Maintenance. Graphic designer meets ceramics: Jonathan Yamakami

The 38-year-old Los Angeles-based ceramist’s output is attracting the attention of art galleries and specialty shops.

Born in Brazil and of Japanese origin, Jonathan Yamakami graduated as a journalist at the University of São Paulo and built a career as a graphic designer. In 2013, he was already living in the United States and had just obtained an MFA in Graphic Design from the Rhode Island School of Design. Since then, his work has been featured by National Public Radio (NPR), The New York Times, and AIGA 50 Books | 50 covers. But another business is taking more and more space in his life: ceramics.

It all started in 2017, at the University of Oregon, where her husband had been appointed professor. There, in one of the many workshops dedicated to a variety of activities open to the entire university community, Jonathan discovered ceramics through pottery lessons – more specifically, the potter’s wheel.

“As a graphic designer, I used to work in front of a computer all the time. Doing ceramics allows you to do something three-dimensional, tangible and that can be finished at the same time. It was something completely different for me,” he says.

How a hobby can turn into a career

In 2019 Jonathan became part of a ceramics studio in Culver City, California. There, the hobby gradually became another profession as other members began asking to buy his wares more and more often. Later, orders from friends and others who contacted him through his Instagram account started piling up. More recently, Jonathan entered into a partnership with In Various Forms, a gallery that will sell some of his products and which has just opened to visitors. Additionally, some of Jonathan’s items will be available at the Craft Contemporary museum shop in Los Angeles.

Processed with VSCO with a5 preset. Courtesy of Jonathan Yamakami.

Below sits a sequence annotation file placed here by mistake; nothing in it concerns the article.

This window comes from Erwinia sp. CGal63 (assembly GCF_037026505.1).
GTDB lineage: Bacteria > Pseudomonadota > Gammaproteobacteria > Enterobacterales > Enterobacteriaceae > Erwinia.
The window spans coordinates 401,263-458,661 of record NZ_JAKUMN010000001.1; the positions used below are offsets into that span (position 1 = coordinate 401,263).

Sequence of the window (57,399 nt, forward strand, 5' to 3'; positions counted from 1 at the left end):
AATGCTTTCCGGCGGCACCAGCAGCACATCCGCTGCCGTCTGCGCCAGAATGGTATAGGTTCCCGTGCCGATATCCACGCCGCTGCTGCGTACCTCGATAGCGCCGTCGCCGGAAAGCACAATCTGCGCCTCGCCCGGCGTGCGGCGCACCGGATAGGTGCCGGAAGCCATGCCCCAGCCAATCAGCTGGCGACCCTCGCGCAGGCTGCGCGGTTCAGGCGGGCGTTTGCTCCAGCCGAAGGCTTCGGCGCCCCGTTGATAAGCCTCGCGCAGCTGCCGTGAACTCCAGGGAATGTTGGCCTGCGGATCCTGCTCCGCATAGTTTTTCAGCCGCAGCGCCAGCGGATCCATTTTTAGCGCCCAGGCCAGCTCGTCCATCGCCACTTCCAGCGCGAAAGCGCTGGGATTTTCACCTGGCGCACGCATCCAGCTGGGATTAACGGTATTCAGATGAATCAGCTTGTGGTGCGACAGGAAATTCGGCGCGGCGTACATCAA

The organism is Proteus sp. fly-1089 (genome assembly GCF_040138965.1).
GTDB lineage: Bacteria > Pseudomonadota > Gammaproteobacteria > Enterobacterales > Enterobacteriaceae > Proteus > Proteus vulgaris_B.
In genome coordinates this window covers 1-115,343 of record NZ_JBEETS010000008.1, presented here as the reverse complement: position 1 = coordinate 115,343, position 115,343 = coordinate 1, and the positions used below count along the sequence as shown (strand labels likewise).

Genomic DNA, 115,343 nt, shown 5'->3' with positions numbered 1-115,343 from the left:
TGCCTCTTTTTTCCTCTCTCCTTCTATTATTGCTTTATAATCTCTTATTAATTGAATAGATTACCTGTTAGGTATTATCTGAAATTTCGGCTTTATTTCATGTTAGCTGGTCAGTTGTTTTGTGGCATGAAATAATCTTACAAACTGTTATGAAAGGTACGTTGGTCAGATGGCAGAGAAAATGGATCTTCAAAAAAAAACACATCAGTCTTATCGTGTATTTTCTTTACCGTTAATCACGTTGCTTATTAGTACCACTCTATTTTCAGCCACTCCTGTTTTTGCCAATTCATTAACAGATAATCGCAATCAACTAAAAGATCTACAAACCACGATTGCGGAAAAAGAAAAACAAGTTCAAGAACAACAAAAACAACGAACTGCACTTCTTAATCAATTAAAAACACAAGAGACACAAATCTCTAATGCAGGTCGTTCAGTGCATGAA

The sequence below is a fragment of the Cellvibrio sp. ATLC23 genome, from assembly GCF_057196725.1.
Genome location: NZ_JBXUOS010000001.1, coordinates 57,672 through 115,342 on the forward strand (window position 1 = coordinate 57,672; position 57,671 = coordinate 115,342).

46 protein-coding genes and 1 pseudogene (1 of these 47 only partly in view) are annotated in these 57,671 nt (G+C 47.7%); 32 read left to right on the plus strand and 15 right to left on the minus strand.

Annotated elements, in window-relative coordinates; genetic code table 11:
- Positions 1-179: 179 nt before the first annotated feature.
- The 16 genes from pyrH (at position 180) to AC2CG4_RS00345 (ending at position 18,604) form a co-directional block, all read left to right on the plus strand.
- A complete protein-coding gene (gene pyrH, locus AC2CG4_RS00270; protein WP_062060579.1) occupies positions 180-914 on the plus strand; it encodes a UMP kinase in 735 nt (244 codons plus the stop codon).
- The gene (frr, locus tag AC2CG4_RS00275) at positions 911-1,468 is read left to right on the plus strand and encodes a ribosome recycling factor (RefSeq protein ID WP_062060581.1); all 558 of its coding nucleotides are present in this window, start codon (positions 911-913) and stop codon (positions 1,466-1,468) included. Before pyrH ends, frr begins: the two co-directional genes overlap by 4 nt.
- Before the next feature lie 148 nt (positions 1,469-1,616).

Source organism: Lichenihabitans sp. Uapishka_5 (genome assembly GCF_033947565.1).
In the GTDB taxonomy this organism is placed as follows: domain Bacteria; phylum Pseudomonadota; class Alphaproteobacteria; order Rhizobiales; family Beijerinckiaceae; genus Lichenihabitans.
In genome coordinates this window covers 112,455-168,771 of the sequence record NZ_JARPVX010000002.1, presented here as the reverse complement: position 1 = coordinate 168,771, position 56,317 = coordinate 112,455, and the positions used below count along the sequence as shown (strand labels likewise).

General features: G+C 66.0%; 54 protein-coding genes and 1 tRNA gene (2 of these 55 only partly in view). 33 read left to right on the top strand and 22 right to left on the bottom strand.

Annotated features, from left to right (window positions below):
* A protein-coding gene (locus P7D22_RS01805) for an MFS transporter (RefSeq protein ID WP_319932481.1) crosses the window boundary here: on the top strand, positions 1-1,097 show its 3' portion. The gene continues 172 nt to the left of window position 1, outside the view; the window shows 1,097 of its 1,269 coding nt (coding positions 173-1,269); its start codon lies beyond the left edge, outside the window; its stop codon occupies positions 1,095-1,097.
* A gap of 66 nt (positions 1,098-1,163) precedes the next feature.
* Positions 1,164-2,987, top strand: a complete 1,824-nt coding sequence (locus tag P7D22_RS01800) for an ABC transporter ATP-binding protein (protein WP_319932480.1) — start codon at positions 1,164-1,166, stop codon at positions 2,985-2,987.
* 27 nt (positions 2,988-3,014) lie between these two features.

Jonathan intends to continue to develop his technique as a ceramist while pursuing his work as a freelance graphic designer – but in a much more selective way.

“I understood that time was precious. If I’m going to devote ten or twenty hours to design, that means ten or twenty hours less to do something else, including ceramics. So I did less design work, but better,” he explains.

Also, it is not surprising that a graphic designer brings his original skills to the manufacture of ceramics.

“I think my graphic side is reflected in my search for textures, in my surface decoration techniques, etc. he says.

Courtesy of Jonathan Yamakami.

Produce functional objects and master the Raku technique

When Jonathan started his pottery production, he focused on functional objects such as cups and bowls. Later he started making more vases than anything else.

“I think vases are pieces that offer more creative possibilities. And more recently, I’ve moved into more, shall we say, sculptural work. Vases that do not have a very clear function, but that can be used in a certain way, even if that purpose is to contain a single flower, for example. This makes it more than ‘just’ an ornament,” he explains.

Among his sources of inspiration is nature, especially marine animals.

“There are also memories, images that come from my childhood. Like some faces of my family that became portraits that I used in a few articles. It’s a very personal part of my inspiration,” he says.

Another curious fact is that he avoids mixing potter’s wheel activities with construction by hand.

Courtesy of Jonathan Yamakami.

“I like both things, but when I spend a lot of time building by hand, it takes me a while to get used to the potter’s wheel again,” he explains.

Since last year, he has mastered a firing technique called Raku, which can have unexpected results and produces objects with a more metallic appearance and more organic surfaces..

Raku is a five-century-old Japanese technique that involves taking glazed or unglazed ceramics out of the kiln while they are still glowing and placing them in a material that can catch fire – sawdust and newspaper. , for example. This way the piece is starved of oxygen, which creates a myriad of colors in the glaze, generating unpredictable results.

This method is much faster than normal cooking as it takes one or two hours compared to the typical 24 hours. Items that go through this are best when coated with a specific Raku glaze, giving them a lower melting point and thus allowing the ceramist to fire much faster. This technique can only be used when items are hand forged.

Using the Raku technique. Courtesy of Jonathan Yamakami.

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